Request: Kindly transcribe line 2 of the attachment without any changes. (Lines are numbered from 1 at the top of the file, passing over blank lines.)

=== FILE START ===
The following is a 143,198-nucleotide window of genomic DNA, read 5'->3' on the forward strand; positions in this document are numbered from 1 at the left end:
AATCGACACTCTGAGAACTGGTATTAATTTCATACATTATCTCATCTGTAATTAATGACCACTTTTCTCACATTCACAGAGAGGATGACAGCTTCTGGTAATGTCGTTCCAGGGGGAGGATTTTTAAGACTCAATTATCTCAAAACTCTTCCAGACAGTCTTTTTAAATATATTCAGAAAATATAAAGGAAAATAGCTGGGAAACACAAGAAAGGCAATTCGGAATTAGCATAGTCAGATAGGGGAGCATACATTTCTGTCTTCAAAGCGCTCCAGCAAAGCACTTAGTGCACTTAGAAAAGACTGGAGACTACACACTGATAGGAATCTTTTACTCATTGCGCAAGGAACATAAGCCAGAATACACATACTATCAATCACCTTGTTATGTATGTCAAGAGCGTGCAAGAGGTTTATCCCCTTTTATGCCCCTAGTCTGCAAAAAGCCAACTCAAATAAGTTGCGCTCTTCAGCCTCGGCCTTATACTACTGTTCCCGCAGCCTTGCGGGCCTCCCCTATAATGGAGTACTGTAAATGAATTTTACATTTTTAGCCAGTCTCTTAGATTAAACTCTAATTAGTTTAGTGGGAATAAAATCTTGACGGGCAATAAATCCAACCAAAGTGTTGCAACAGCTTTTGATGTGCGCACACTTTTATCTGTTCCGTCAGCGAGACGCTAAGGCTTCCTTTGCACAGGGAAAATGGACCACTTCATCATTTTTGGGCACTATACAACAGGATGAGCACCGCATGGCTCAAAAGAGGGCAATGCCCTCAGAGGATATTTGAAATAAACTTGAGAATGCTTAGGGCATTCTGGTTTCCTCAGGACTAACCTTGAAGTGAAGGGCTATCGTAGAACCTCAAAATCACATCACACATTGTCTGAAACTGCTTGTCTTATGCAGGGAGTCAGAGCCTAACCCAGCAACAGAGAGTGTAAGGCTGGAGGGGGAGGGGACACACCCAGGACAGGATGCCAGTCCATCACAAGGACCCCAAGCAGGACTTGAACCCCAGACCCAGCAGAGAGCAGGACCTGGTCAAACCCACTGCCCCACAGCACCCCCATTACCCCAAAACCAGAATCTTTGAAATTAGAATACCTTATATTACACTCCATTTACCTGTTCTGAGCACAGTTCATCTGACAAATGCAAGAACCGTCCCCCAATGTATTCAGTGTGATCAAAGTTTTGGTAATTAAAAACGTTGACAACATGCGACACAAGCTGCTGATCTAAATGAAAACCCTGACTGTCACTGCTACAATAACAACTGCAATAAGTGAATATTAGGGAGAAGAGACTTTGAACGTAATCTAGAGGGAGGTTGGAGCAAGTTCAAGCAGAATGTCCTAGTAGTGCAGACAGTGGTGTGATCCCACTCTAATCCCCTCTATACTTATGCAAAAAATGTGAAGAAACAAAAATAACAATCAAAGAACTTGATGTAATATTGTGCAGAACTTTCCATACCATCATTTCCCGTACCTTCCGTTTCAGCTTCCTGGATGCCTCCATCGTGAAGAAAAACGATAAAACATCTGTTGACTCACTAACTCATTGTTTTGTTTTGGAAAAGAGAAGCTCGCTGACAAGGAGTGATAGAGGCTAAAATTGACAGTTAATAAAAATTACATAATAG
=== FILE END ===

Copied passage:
AATCGACACTCTGAGAACTGGTATTAATTTCATACATTATCTCATCTGTAATTAATGACCACTTTTCTCACATTCACAGAGAGGATGACAGCTTCTGGTAATGTCGTTCCAGGGGGAGGATTTTTAAGACTCAATTATCTCAAAACTCTTCCAGACAGTCTTTTTAAATATATTCAGAAAATATAAAGGAAAATAGCTGGGAAACACAAGAAAGGCAATTCGGAATTAGCATAGTCAGATAGGGGAGCATACATTTCTGTCTTCAAAGCGCTCCAGCAAAGCACTTAGTGCACTTAGAAAAGACTGGAGACTACACACTGATAGGAATCTTTTACTCATTGCGCAAGGAACATAAGCCAGAATACACATACTATCAATCACCTTGTTATGTATGTCAAGAGCGTGCAAGAGGTTTATCCCCTTTTATGCCCCTAGTCTGCAAAAAGCCAACTCAAATAAGTTGCGCTCTTCAGCCTCGGCCTTATACTACTGTTCCCGCAGCCTTGCGGGCCTCCCCTATAATGGAGTACTGTAAATGAATTTTACATTTTTAGCCAGTCTCTTAGATTAAACTCTAATTAGTTTAGTGGGAATAAAATCTTGACGGGCAATAAATCCAACCAAAGTGTTGCAACAGCTTTTGATGTGCGCACACTTTTATCTGTTCCGTCAGCGAGACGCTAAGGCTTCCTTTGCACAGGGAAAATGGACCACTTCATCATTTTTGGGCACTATACAACAGGATGAGCACCGCATGGCTCAAAAGAGGGCAATGCCCTCAGAGGATATTTGAAATAAACTTGAGAATGCTTAGGGCATTCTGGTTTCCTCAGGACTAACCTTGAAGTGAAGGGCTATCGTAGAACCTCAAAATCACATCACACATTGTCTGAAACTGCTTGTCTTATGCAGGGAGTCAGAGCCTAACCCAGCAACAGAGAGTGTAAGGCTGGAGGGGGAGGGGACACACCCAGGACAGGATGCCAGTCCATCACAAGGACCCCAAGCAGGACTTGAACCCCAGACCCAGCAGAGAGCAGGACCTGGTCAAACCCACTGCCCCACAGCACCCCCATTACCCCAAAACCAGAATCTTTGAAATTAGAATACCTTATATTACACTCCATTTACCTGTTCTGAGCACAGTTCATCTGACAAATGCAAGAACCGTCCCCCAATGTATTCAGTGTGATCAAAGTTTTGGTAATTAAAAACGTTGACAACATGCGACACAAGCTGCTGATCTAAATGAAAACCCTGACTGTCACTGCTACAATAACAACTGCAATAAGTGAATATTAGGGAGAAGAGACTTTGAACGTAATCTAGAGGGAGGTTGGAGCAAGTTCAAGCAGAATGTCCTAGTAGTGCAGACAGTGGTGTGATCCCACTCTAATCCCCTCTATACTTATGCAAAAAATGTGAAGAAACAAAAATAACAATCAAAGAACTTGATGTAATATTGTGCAGAACTTTCCATACCATCATTTCCCGTACCTTCCGTTTCAGCTTCCTGGATGCCTCCATCGTGAAGAAAAACGATAAAACATCTGTTGACTCACTAACTCATTGTTTTGTTTTGGAAAAGAGAAGCTCGCTGACAAGGAGTGATAGAGGCTAAAATTGACAGTTAATAAAAATTACATAATAG